Now, work has begun to restore the gully, and replant some of the grassy areas so it can return to native bush. An organic community garden has also been established in the north east corner; with 6-8 small allotment plots, and a large kumara area maintained by the local Tongan community. There are plans to develop a living classroom, a plant nursery, an edible orchard, a rongoā garden, and more.

School and other education groups visit, care for and learn in the space, and it is hoped that as the project continues, more an more community groups will use and enjoy the space.

Lynette Rogers, co-ordinator of The Fairfield Project, says the decision-making is always a participatory process and council is sought from mana whenua and local kaumātua.

Image may contain: 2 people, people smiling, people standing, tree, plant, child, outdoor and nature
Image from https://www.facebook.com/thefairfieldproject/photos/a.607228189346835.1073741833.545225375547117/1420152774721035/?type=3&theater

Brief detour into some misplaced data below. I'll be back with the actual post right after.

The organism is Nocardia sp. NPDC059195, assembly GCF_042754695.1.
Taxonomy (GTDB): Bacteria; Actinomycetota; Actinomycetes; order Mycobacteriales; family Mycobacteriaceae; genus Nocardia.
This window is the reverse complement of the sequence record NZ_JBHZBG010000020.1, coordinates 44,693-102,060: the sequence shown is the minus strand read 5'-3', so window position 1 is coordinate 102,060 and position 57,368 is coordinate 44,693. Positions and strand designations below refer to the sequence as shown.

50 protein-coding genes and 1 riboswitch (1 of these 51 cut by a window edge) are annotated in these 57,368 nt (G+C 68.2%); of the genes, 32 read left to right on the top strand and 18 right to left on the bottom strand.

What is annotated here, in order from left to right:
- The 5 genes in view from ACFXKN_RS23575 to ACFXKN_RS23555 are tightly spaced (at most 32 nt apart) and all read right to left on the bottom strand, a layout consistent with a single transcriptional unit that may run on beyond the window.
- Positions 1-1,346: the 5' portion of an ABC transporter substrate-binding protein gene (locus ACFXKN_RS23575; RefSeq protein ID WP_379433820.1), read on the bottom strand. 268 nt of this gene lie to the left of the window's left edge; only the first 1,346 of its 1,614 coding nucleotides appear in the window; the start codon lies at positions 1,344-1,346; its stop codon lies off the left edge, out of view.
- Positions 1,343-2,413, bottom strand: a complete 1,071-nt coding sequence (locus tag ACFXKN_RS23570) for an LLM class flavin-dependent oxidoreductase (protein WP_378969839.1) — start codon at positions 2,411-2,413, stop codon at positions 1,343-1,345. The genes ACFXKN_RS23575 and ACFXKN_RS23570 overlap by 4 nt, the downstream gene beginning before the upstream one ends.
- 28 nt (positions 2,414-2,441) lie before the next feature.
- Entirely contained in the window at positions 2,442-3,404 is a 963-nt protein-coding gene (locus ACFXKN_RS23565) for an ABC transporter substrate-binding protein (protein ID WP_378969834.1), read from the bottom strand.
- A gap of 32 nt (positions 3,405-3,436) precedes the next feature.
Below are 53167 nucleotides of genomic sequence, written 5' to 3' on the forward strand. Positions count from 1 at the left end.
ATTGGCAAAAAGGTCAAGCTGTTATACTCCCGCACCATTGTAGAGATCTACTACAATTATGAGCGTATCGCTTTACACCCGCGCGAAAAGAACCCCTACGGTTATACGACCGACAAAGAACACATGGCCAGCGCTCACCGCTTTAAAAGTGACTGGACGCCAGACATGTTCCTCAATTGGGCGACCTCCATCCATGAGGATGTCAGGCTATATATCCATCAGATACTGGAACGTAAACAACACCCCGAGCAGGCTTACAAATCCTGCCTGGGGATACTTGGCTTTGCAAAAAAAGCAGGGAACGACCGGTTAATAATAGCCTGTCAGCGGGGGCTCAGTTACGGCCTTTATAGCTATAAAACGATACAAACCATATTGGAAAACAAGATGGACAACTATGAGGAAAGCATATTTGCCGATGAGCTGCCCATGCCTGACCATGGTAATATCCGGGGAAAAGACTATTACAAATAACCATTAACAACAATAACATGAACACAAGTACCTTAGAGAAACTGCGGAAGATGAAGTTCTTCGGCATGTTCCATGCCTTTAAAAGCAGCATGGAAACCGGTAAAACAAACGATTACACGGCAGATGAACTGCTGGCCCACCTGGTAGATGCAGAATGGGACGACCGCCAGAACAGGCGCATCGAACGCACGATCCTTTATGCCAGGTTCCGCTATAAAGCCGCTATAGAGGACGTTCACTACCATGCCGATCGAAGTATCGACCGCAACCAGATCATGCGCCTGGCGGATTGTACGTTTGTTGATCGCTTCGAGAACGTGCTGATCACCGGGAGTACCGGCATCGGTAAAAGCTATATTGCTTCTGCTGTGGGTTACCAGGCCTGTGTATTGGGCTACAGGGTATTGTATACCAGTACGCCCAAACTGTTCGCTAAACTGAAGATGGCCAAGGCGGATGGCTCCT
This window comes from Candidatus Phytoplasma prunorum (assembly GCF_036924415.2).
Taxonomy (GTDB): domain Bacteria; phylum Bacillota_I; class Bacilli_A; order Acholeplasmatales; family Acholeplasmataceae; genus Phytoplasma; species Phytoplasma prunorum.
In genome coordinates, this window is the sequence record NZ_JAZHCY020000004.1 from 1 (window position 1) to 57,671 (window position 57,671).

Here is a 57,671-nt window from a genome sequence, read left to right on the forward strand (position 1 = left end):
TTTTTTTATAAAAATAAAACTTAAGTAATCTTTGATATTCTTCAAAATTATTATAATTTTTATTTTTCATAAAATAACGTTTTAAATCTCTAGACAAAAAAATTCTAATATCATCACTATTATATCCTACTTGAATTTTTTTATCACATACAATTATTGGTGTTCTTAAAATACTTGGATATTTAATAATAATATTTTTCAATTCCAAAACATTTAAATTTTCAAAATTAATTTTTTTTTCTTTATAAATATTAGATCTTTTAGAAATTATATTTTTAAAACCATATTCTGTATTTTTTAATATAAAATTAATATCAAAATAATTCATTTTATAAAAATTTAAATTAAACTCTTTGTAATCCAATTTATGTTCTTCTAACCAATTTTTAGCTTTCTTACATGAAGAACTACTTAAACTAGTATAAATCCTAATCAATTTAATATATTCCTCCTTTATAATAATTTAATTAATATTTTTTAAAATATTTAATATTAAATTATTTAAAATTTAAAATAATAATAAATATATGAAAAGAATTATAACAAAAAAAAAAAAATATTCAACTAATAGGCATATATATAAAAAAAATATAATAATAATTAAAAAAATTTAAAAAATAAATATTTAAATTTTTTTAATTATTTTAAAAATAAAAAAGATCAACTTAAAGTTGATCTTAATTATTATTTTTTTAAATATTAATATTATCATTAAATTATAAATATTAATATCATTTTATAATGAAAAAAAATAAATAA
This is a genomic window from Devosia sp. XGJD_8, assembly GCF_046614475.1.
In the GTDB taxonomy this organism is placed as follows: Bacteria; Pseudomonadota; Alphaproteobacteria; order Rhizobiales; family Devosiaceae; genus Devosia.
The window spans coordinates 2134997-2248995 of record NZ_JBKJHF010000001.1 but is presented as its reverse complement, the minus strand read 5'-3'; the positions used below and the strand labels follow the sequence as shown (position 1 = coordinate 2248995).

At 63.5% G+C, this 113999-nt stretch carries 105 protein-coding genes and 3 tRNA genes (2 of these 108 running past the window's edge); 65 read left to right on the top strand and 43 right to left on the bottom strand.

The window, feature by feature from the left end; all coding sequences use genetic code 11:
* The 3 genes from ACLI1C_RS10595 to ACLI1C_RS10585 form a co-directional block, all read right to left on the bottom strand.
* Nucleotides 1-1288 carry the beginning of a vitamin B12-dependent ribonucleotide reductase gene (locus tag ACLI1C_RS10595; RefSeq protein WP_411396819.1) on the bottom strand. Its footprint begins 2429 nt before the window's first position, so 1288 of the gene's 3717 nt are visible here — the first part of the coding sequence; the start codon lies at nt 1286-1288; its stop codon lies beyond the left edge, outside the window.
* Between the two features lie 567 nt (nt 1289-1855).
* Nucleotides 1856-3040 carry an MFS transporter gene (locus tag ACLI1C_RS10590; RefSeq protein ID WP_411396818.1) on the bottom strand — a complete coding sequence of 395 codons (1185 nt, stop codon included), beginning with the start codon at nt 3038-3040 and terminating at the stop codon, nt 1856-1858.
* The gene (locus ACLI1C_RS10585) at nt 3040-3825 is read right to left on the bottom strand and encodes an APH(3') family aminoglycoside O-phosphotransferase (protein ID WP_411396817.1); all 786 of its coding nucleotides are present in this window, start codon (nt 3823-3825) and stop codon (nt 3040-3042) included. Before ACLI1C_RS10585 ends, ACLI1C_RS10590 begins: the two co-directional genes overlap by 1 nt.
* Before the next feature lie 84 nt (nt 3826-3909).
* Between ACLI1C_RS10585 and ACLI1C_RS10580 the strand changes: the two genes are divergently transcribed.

Further resources:

Urban Design: People, Places, Spaces


Today, over half the world’s population live in urban areas. By 2050, it may be as high as 80%. Despite cities only occupying approximately 2% of the world’s land surface, they account for approximately 70% of global CO2 emissions, and this is only going to increase in the future.

In addition, spaces are designed for economic growth, rather than people: parks, playgrounds, community centres and dwellings are pushed out of the centre – to make space for businesses and parking lots.

(Full movie available here: https://vimeo.com/162029805)

Image: AcidFlask via flickr.  CC license: Attribution-NonCommercial-ShareAlike 2.0 Generic
Sustainable Cities Net http://www.sustainablecitiesnet.com/sustainable-cities/future-biodiversity-the-role-of-cities-and-local-authorities/

So how can we ensure cities and city developments keep people at their heart? And how can we make sure we look after the earth, and the other fauna and flora we share urban spaces with?


A Good Use Of Space…

Until recently, many urban designers were not aware that the way a city is designed determines how people behave, interact, and enjoy it.

A well designed city (or area within a city) will look different to everyone, but some key features are:

Elliott St has become more liveable thanks to Auckland Council's laneways programme.